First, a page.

As I expect is true of many folks, I am for sure still processing the results of our recent presidential election. As I work toward my own next steps I appreciate this post over on the Prof Hacker blog by good friend of the CUNY Games Network Anastasia Salter, which reviews several games about the election, politics, and more. Check it out over on Prof Hacker:
6 Games for Talking about the Election, by Anastasia Salter
It’s been quiet around here lately as all of the CUNY Games Network folks have been working on summer projects (or perhaps wandering the streets of NYC playing Pokemon Go?). I haven’t had as much time to game as I’d like, but a terrific serious game came my way the other day that I wanted to share.
Librarian Fobazi M. Ettarh just released her game Killing Me Softly: A game demonstrating how it feels to suffer microaggressions and acculturative stress day after day. Full disclosure: I playtested this game while Fobazi was developing it, and the final version is even better than the beta.
Killing Me Softly is a web-based text game that uses the Choose Your Own Adventure format to allow players to navigate through the lives of a character as they experience microaggressions, which are “commonly defined as brief and commonplace daily verbal, behavioral, or environmental indignities, whether intentional or unintentional, that communicate hostile, derogatory, or negative racial slights and insults.” Players can choose one of two characters: Alex, a white, able-bodied, gay man with a large social circle; or Leslie, a Black, straight, disabled, woman who has a partner. As you move through Alex’s or Leslie’s days — including interactions with friends, coworkers, and strangers — you make choices that affect subsequent experiences and choices, choices that narrow as the microaggressions mount.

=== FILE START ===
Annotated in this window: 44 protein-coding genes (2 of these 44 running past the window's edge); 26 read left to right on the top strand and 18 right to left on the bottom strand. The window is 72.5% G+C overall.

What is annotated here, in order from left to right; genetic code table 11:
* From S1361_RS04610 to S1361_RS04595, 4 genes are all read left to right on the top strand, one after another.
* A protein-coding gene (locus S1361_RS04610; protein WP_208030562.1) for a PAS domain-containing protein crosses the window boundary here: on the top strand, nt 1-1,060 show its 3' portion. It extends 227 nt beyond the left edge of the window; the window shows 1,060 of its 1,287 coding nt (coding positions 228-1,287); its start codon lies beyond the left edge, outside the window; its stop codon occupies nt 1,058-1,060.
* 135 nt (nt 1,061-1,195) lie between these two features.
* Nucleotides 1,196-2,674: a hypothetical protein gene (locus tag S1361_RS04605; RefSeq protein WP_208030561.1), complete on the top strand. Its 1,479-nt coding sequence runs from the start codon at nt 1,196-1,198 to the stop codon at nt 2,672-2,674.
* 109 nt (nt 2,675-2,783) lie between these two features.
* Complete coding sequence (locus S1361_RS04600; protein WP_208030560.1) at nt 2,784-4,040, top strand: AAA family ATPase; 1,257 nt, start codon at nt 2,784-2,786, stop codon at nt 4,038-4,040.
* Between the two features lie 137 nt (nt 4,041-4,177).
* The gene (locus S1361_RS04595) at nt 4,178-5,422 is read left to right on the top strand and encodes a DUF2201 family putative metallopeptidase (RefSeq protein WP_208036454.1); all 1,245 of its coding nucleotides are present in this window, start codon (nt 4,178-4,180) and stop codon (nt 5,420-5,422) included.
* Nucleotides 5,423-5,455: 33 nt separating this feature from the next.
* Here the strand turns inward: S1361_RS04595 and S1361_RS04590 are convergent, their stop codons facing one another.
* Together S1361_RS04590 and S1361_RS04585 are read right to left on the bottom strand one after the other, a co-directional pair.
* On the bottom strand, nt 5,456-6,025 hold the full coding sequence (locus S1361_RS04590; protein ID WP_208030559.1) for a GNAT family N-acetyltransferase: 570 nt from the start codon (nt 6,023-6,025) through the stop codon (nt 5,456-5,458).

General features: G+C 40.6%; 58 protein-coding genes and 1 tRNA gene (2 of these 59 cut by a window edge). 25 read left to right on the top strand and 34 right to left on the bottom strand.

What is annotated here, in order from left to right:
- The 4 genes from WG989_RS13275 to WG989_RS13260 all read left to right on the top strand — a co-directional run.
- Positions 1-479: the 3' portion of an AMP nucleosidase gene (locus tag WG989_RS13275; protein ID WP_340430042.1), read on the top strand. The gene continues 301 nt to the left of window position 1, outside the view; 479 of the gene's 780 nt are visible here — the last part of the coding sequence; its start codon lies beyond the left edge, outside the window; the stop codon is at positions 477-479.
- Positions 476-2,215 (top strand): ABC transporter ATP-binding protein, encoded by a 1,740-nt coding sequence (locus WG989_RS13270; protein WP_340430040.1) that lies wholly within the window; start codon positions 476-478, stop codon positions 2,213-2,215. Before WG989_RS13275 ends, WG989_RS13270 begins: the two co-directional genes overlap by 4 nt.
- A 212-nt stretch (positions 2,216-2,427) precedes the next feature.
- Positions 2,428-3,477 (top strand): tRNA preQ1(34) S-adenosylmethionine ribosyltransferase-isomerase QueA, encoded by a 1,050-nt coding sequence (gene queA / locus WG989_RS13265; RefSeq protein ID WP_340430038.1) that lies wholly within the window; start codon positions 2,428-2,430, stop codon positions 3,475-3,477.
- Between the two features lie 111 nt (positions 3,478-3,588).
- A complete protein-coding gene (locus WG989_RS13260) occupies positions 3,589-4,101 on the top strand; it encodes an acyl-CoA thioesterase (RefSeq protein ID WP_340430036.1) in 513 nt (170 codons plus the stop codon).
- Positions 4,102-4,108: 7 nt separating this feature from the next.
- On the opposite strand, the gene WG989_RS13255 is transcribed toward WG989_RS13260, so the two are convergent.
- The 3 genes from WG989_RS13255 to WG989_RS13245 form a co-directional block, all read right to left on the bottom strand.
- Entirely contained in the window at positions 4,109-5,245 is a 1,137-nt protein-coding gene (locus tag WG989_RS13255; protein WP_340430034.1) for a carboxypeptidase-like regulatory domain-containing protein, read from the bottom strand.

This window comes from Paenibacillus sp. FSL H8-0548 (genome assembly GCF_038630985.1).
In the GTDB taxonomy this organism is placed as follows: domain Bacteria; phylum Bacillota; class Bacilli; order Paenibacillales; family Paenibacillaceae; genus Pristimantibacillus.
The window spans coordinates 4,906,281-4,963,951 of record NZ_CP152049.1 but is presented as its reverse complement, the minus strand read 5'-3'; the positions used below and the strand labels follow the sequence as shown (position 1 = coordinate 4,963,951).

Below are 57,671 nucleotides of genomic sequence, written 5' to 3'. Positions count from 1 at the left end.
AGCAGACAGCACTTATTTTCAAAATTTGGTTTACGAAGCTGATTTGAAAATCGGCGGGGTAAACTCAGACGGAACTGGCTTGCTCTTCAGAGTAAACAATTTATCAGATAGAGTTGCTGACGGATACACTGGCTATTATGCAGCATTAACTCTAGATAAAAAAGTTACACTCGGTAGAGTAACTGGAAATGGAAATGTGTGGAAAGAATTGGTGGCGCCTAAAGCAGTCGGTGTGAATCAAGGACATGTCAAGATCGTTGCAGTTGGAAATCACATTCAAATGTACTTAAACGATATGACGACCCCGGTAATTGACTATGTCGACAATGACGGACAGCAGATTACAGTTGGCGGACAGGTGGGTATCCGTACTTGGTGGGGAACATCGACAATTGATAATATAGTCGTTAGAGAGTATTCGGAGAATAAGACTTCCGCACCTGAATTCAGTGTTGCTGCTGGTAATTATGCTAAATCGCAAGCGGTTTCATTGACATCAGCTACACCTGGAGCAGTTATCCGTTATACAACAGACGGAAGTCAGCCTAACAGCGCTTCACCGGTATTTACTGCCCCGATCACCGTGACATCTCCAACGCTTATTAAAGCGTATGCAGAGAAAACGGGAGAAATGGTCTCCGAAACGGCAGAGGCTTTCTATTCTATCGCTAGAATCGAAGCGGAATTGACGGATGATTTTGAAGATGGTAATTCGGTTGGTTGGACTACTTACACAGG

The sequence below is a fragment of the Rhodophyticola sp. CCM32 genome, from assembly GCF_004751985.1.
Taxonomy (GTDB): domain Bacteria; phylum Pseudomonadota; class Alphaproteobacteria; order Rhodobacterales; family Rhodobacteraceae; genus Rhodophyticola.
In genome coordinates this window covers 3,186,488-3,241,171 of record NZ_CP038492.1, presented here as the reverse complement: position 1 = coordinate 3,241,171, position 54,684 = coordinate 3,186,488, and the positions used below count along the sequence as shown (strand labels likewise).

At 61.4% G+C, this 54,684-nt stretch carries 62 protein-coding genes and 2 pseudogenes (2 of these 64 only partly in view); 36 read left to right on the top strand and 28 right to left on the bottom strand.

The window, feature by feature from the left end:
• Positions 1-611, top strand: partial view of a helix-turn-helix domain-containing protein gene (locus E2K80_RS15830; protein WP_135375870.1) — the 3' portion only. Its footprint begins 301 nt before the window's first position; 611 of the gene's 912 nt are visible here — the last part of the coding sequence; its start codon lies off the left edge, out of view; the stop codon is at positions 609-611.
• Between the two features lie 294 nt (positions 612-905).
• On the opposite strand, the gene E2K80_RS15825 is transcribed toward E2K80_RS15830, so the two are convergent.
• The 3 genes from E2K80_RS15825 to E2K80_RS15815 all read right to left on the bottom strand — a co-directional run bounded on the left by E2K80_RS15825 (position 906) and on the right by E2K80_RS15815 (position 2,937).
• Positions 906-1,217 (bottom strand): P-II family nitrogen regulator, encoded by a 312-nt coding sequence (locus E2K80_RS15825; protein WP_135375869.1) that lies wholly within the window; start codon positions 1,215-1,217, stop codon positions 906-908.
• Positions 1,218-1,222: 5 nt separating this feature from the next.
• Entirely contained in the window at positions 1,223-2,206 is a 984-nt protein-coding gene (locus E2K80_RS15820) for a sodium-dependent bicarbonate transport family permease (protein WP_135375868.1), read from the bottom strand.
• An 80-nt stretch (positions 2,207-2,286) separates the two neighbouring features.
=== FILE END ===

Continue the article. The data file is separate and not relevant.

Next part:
Like many serious games, Killing Me Softly does not have a happy ending — a happy ending isn’t the goal. This game does a fantastic job of showing how microaggressions are experienced and accumulate over the course of days, weeks, and months for many including people of color, LGBT+ folks, and disabled folks. It would be great as a teaching game — a single playthrough takes about 15 minutes, and playing through both characters multiple times effectively demonstrates that, while making choices about each character’s response leads to different outcomes initially, microaggressions are persistent. I highly recommend this game, why not head over to Killing Me Softly and give it a try?